While the Articles of Confederation functioned as the United States’ government from 1781 to 1789, some argue that they were designed to be temporary and represented the initial effort of unity among the colonies. However, it is crucial to acknowledge that the Articles lacked vital provisions for an effective government.
Despite the absence of a president, executive agencies, or a judiciary, the Articles of Confederation provided self-governance in the American colonies and set regulations for the US government. However, they had limitations since they did not include provisions for taxation and debt repayment, and Congress lacked enforcement power for its resolutions.
The main goal of the Articles of Confederation was to establish a temporary government for the newly formed United States. This government, lasting about 8 years, became essential after the Treaty of Paris ended hostilities with Great Britain and granted independence to the U.S., leaving the nation without a stable governmental structure. However, the Articles of Confederation were inadequate in creating a strong foundation for politics and economics in the recently established country.
The weaknesses of the Articles of Confederation are evident in various ways. Firstly, instead of being considered a nation, the colonies were not united. This is illustrated by the following excerpt: “Does not call the United States a ‘nation’, but instead says: ‘The said States hereby severally enter into a firm league of friendship with each other, for their common defense, the security of their liberties, and their mutual and general welfare, binding themselves to assist each other, against all force offered to, or attacks made upon them, or any of them, on account of religion, sovereignty, trade, or any other pretense whatever.” (Article III)
Another weakness was that there was only one representative body called the Congress of Confederation for the colonies. Although Congress had powers similar to today’s executive and judicial branches , it lacked authority in taxation and enforcement . This limited power stemmed from most law-making authority residing with the states.
In summary , these weaknesses emphasize both the fragmented nature of the colonies under the Articles of Confederation and the restricted authority of the central government.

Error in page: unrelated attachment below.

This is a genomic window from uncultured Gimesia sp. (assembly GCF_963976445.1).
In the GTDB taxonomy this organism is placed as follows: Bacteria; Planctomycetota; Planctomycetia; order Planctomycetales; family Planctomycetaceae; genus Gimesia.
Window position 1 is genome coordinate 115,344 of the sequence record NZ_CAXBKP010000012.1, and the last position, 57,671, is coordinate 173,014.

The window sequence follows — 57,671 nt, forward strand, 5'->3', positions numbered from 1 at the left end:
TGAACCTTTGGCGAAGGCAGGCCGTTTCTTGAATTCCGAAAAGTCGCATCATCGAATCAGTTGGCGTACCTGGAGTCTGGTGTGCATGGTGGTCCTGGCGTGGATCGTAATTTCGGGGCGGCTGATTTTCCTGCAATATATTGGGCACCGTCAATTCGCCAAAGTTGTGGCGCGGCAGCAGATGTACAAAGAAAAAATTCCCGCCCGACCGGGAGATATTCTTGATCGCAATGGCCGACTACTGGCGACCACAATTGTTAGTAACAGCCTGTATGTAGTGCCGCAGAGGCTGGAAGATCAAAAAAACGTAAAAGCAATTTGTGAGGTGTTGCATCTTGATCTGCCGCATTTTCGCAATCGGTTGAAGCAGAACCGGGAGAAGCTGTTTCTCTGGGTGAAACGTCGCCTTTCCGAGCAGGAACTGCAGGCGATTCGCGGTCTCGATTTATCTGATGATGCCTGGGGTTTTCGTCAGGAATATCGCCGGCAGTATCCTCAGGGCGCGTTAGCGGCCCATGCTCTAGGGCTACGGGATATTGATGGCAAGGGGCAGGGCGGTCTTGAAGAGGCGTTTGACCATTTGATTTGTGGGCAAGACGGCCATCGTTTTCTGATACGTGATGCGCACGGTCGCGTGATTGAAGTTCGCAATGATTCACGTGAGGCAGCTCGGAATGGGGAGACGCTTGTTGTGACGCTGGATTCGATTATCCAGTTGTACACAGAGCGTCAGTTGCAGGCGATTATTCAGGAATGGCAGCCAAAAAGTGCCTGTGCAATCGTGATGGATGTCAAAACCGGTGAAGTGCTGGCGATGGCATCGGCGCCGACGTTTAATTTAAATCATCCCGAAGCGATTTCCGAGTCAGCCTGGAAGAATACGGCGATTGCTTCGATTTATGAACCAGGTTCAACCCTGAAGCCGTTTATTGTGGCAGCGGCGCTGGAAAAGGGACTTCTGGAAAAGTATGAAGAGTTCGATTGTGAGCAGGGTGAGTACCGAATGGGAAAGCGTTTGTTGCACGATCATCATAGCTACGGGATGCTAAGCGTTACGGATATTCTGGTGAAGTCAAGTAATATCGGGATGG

In 1783, the new nation successfully surpassed the British blockade and experienced an economic revival. However, trade opportunities were limited due to mercantilism policies enforced by both the British and French empires. Additionally, political unrest in various states and attempts by debtors to exploit the democratic government raised concerns among the wealthy class that had played a significant role in the Revolution. The lack of progress by Congress in meeting post-war financial obligations, as well as its failure to promote collaboration between states for economic growth, worsened an already bleak situation.
During the time of Shay’s Rebellion in 1786-87, an uprising of farmers in western Massachusetts against the state court system endangered the stability of the state government. Despite being an ambassador to France, Thomas Jefferson did not panic about Shays’ Rebellion. In a letter to a friend, he argued that periodic rebellions can be beneficial, stating, “The tree of liberty must be refreshed from time to time with the blood of patriots and tyrants. It is its natural manure.” In contrast, George Washington, who was advocating for a stronger national government through the union of states in his letters, wrote to Henry Lee about the rebellion. He expressed doubt about the effectiveness of influence in calming the unrest and emphasized the need for a government that truly protects lives, liberties, and properties. This conflict became a turning point in the legacy of the Articles of Confederation and ultimately led to a reconsideration of the document itself in 1787.In the end, the rebellion was the culmination of a sequence of occurrences during the 1780s. These events persuaded a influential faction of Americans that the central government had to be more robust in order to establish consistent economic strategies and defend property owners against encroachments on their rights by local majorities.
The Articles of Confederation were deemed ineffective due to their limited scope and Congress’s inability to enforce decisions. Although the Articles were groundbreaking in theory, events in the 1780s revealed that they fell short of expectations.